During his time, another Christian Church devotee, who was like Descartes and lesser in degree to Leibniz, was Thomas Aquinas, whose pursuit regarding the answer of the dilemma of the existence of God and the evil’s presence compelled the devotee to ponder. He furthered writings on the presence of evil and it is in King’s review of Aquinas and the evil’s problem that Aquinas Approach is offered in relatively straight forward view. Appeals to reason, tradition and scripture are allegedly supported through Aquinas’ presentation of the opponents’ view, which however, do not buy into it and furnish readers with a response.
In Aquinas argument, he asserts that indeed, it is true that God created everything, but evil is never or not a thing. Aquinas doesn’t suggest that evil is real, but instead he argues that evil is not a substance, since it does not exist in itself, but as an inhering good substance. According to him, there could be no evil without a good substance. Aquinas, therefore, denies that evil is unto itself and it must exist due to reaction to a good and that just like in Leibniz’s existence of a “perfect world and in Descartes “I” exists, good does exist the same way (King). Aquinas privation theory, according to King, speaks concerning the existence of real things and a representation of King’s support on Aquinas is reflected in “…God is the creator of everything, Evil is not a thing, but instead a privation, and thus, God is not necessarily the creator of evil (King, 62). Aquinas support of his privation theory is once more explained as something which exists in itself.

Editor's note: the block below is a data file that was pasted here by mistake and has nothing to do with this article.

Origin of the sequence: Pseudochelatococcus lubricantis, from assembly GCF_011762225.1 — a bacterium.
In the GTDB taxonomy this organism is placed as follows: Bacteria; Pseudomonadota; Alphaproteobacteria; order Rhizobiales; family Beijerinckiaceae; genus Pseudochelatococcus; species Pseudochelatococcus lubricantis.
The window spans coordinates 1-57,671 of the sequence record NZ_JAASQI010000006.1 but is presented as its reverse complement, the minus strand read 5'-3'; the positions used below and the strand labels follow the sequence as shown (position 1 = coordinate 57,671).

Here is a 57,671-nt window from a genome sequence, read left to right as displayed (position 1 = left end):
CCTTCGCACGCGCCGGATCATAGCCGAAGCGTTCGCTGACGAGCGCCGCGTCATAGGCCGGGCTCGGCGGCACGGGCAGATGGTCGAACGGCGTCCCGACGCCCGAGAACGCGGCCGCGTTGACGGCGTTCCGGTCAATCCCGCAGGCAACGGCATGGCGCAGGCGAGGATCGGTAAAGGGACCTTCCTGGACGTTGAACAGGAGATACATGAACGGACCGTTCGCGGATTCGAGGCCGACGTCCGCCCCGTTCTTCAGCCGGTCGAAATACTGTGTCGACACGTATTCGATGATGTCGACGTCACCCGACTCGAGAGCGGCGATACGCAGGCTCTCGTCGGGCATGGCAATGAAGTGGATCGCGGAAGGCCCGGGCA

In summation, Descartes, Leibniz and Aquinas themes recur in the existence of that, which is unknown. This is reflected in Descartes ability in holding himself as a thinking individual, in Aquinas case that the existence of good are irrefutable points through which their belief in God and absence of evil inherent in the exposure of God and through Leibniz’s case of a perfect world. The evil’s problems set forth the practical and philosophical challenge in understanding how a powerful and good God, if at all he exists, could allow his creatures to act the way they do. More importantly, the evil’s problem reveals the relevance of providing a sufficient foundation for the discovery of purpose and meaning in the presence of massive pain and tribulation (Murray, 2011).